House Republicans did their best Wednesday to battle Rep. Barney Frank (D-Mass.) on the House floor and wound up on the receiving end of some classic Frank jabs.
The bill at issue, authored by Rep. Alan Grayson (D-Fla.), would cap executive compensation at bailed-out financial institutions and it puts the GOP in a tough spot: after expressing outrage over the AIG bonuses, it's tough to vote against the bill.
In announcing their opposition, Republicans such as Rep. John Culberson (R-Texas) took to the floor to decry the fact that the stimulus allowed the bonus payments to be made. They excoriated Democrats for not reading the full stimulus bill but said they objected to the bill on the floor that would fix the loophole that had been in the stimulus.
Frank had a field day with it.
"This is really extraordinary," he said. "What you have just heard is a denunciation of something the Congress did a few weeks ago and a refusal to undo it. I've never seen people, Mr. Chairman, so attached to something they hate. This is presumably a psychological disorder which I am not equipped to diagnose. The objection of the gentleman from Texas was that when the recovery bill was passed, it was passed too quickly [and it] included a provision that shouldn't have been in there. This bill takes it out."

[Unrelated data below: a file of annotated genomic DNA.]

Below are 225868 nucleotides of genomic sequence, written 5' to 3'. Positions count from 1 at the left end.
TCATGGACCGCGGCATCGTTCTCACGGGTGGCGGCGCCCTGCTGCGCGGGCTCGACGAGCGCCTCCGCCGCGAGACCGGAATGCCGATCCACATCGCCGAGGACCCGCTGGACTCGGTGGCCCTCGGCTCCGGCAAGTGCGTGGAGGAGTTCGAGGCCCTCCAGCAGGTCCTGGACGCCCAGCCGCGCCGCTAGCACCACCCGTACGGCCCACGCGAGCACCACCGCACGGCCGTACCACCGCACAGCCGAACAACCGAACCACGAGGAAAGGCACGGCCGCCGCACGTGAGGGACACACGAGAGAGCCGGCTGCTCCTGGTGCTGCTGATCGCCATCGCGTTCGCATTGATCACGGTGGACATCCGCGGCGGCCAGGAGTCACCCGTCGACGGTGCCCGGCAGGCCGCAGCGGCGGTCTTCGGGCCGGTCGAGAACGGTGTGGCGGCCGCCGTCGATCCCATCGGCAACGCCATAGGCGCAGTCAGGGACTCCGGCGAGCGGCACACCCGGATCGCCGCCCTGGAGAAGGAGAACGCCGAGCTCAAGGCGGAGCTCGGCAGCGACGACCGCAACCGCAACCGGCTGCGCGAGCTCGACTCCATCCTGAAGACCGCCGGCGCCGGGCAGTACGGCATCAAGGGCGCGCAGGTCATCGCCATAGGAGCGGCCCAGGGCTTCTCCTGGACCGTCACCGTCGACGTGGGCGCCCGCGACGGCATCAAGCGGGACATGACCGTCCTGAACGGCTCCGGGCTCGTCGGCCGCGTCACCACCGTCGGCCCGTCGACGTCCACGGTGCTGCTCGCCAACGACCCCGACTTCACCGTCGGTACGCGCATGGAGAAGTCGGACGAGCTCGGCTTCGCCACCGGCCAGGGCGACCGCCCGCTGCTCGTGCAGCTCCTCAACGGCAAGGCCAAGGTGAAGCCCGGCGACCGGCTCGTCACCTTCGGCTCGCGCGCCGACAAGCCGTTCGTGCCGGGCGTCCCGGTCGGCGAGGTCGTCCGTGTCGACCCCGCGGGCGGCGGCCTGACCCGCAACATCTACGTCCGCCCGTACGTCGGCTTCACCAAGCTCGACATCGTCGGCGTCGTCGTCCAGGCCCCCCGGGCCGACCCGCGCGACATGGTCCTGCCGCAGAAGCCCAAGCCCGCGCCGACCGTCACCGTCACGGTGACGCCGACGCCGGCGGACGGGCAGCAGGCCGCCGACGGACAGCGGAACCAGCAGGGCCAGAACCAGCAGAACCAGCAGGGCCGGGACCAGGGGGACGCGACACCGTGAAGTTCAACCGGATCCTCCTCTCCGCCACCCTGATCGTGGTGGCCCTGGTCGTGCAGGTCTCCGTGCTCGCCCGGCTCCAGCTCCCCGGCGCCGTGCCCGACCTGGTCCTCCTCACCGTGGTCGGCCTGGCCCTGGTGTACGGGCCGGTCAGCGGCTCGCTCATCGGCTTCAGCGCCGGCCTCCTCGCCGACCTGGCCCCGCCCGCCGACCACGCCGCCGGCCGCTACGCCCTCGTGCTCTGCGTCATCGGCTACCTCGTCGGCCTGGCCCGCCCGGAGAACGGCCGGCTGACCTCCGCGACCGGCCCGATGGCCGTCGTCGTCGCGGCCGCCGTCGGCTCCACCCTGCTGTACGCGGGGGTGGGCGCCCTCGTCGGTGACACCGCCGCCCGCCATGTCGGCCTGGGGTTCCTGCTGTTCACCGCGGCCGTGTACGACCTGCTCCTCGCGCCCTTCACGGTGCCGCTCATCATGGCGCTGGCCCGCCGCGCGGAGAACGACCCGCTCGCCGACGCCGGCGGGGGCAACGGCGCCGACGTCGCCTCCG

"It is undone by this. And speaking of being undone, my Republican colleagues are being undone by the loss of their whipping boy," Frank said, arguing that Republicans enjoyed scoring political points over the AIG bonuses but didn't want to cap executive compensation generally.
"Truly, all I ask is transparency and for the taxpayers and the people of America to have time to read the bill," responded Culberson.
"The bill under consideration is five-and-a-half pages," Frank said. "I believe even the gentleman from Texas could have read it by now. And if the gentleman from Texas has not been able to read this five-and-a-half page bill, I'll talk long and even if he reads slow, he'll get it done. The point is that this bill undoes what he is complaining about. Note the refusal to address the subject."
Frank then offered some free psychoanalysis. "My colleagues on the other side, it's kind of like kids who have had a toy bear or a blanket and this security blanket means a lot to them. Their security blanket is being able to complain about something that happened before the break," he said.
Rep. Virginia Foxx (R-N.C.), who followed Culberson, was even more thoroughly dismantled. Watch it, courtesy of the C-SPAN Video Library.